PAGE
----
Figure 43: IBM Smart Water: the operator's view  selecting events, asset types and logical zones to display on a geospatial map
Figure 44: Schneider Electric: applying existing expertise to the smart city
Figure 45: INEO  GDF Suez: utilising data for the national benefit
Figure 46: Ondeo Systems: overview of the water data processing chain
Figure 47: M2ocity: overview of the water data processing chain
Figure 48: Deutsche Telekom: an integrated and centralised approach to the smart city
Figure 49: Traffic management system in Berlin
Figure 50: New York City: the DataBridge Store
Figure 51: The main mobility-related data made available by Metropolitan Lyon
Figure 52: Main public and private sector players involved in the latest edition of Datact
Figure 53: The Datalyse approach to processing big data
Figure 54: Approaches to smart cities
Figure 55: Tel Aviv  a map of start-ups
Figure 56: The "Tuba" living Lab in the Part-Dieu neighbourhood of Lyon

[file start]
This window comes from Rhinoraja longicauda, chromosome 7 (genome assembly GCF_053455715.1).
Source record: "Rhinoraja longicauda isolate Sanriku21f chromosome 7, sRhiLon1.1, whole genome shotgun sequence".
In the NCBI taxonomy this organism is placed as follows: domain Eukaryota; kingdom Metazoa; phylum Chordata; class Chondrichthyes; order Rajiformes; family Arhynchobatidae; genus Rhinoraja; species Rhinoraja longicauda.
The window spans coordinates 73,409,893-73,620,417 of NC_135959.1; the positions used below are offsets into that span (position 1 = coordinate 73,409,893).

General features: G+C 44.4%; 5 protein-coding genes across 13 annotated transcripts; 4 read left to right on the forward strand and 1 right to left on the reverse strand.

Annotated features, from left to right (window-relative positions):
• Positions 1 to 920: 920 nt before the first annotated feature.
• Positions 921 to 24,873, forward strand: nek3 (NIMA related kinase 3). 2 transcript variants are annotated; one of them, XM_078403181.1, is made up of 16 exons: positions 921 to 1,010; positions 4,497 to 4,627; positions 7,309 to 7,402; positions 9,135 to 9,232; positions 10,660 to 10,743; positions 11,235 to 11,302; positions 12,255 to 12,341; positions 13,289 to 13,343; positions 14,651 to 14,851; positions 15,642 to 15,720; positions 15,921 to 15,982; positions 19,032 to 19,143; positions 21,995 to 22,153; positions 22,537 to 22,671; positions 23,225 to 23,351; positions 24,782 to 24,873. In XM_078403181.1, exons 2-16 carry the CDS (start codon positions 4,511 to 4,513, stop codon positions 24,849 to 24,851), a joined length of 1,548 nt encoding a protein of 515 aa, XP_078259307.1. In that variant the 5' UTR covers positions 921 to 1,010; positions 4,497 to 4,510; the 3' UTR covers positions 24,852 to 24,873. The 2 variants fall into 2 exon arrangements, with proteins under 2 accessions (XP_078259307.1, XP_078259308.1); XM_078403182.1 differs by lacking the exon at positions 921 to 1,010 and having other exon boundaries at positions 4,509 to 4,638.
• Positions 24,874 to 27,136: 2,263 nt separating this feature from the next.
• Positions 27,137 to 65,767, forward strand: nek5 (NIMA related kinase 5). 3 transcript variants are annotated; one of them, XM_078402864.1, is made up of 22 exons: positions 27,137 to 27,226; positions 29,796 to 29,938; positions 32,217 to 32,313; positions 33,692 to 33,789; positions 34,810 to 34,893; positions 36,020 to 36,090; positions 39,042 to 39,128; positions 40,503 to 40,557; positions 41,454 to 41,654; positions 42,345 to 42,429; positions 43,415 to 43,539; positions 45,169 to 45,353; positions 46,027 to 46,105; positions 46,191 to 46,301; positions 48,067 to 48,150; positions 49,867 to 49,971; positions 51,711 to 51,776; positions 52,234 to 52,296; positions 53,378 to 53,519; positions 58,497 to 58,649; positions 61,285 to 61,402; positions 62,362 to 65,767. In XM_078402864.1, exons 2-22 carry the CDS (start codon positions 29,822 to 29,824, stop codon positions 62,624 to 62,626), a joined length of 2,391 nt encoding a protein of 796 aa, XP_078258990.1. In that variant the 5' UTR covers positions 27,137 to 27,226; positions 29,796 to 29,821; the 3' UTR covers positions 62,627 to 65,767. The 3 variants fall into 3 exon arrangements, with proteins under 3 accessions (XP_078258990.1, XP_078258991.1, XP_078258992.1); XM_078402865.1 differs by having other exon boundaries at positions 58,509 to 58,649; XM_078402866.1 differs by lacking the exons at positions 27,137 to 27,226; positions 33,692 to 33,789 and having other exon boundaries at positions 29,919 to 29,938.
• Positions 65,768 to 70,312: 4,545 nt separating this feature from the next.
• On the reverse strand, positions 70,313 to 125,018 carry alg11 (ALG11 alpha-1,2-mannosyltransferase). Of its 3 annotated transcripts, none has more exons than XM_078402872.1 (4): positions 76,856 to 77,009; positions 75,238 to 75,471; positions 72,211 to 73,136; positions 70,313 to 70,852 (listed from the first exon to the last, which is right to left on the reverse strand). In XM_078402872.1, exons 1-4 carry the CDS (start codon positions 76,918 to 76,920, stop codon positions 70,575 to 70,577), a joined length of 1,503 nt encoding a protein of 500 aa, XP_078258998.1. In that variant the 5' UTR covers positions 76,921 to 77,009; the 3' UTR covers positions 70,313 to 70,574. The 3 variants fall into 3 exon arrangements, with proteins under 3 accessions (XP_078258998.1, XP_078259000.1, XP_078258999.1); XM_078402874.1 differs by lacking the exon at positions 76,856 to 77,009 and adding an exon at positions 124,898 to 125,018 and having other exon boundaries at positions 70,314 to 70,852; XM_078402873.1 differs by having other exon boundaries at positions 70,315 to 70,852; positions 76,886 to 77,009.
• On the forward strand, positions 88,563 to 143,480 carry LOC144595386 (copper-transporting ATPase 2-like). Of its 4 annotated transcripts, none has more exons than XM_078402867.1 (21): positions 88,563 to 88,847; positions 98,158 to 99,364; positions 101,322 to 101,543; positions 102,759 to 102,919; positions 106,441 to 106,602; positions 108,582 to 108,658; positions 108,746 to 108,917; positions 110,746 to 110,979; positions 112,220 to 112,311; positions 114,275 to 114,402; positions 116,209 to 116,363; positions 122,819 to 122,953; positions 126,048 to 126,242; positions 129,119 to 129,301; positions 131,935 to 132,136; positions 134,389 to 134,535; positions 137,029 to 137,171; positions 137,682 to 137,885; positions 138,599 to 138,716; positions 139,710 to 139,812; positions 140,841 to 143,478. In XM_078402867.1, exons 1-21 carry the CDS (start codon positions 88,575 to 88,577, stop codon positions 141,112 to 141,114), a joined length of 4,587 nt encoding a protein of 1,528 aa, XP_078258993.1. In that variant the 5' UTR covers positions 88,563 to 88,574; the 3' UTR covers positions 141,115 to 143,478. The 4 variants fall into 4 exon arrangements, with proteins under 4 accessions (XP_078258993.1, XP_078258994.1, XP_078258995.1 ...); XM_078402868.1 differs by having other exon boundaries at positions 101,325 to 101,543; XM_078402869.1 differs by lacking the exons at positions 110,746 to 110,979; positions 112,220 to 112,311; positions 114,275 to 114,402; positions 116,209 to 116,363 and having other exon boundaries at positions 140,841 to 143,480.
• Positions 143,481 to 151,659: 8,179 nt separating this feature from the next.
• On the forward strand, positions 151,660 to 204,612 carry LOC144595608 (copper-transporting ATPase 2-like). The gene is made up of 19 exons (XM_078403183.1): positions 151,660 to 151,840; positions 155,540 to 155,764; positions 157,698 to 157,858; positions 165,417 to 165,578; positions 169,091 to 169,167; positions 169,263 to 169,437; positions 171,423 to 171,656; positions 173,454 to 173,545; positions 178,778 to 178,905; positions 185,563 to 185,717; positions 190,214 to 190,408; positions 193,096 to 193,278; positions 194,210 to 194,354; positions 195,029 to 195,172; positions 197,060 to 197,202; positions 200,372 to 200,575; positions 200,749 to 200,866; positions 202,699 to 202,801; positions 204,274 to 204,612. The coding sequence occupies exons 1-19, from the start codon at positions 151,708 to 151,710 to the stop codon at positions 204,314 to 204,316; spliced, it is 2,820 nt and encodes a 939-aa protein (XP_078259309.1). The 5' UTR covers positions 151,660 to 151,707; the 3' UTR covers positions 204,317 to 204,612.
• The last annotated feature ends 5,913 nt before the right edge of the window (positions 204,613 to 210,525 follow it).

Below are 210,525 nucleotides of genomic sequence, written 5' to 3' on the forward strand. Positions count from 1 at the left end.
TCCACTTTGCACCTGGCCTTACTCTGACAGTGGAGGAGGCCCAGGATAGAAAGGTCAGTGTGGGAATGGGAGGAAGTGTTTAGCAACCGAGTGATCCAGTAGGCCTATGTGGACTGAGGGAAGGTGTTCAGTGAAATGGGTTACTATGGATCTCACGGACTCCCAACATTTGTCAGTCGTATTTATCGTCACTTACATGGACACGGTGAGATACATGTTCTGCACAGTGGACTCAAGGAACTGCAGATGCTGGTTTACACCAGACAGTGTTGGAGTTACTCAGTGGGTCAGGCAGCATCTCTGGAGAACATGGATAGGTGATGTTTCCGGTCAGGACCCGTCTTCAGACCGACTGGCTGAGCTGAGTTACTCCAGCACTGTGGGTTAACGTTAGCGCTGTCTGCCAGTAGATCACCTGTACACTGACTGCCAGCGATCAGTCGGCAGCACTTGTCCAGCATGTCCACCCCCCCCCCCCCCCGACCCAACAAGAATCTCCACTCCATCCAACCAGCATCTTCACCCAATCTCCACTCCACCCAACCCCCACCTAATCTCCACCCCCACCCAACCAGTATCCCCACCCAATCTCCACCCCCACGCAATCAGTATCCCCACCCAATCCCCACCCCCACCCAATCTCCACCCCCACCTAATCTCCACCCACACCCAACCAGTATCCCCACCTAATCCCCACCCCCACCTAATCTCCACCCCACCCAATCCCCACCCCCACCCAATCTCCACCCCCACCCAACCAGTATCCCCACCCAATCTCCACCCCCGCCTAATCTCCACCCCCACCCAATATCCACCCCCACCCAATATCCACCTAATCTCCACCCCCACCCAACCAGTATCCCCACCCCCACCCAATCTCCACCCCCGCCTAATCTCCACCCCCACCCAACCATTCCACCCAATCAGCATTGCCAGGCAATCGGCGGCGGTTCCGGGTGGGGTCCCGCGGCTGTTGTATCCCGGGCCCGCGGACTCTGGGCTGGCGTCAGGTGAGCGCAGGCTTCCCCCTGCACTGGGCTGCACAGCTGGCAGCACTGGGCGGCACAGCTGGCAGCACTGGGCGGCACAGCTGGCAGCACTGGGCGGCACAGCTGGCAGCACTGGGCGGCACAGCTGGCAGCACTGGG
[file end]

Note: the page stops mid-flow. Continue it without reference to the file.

Figure 57: Data discovery challenge  Singapore December 2014
Figure 58: Public concern over how their personal information is used on the Internet (on the left Europe; on the right, the United States)
Figure 59: Percentage of people willing to share personal information depending on the reward they receive in exchange
Figure 60: Urban data: revenue sources and externalities
Figure 61: Home page for the Spacehive crowdfunding platform
Figure 62: Examples of crowdfunding platforms

Slideshow contents

1. The smart city and urban data
" The smart city
" Urban data
" Sources of urban data
" Collecting urban data
" Processing and storing urban data

2. Utilising and monetising data
" Utilising and monetising urban data

3. The central issues surrounding urban data
" Issues surrounding urban data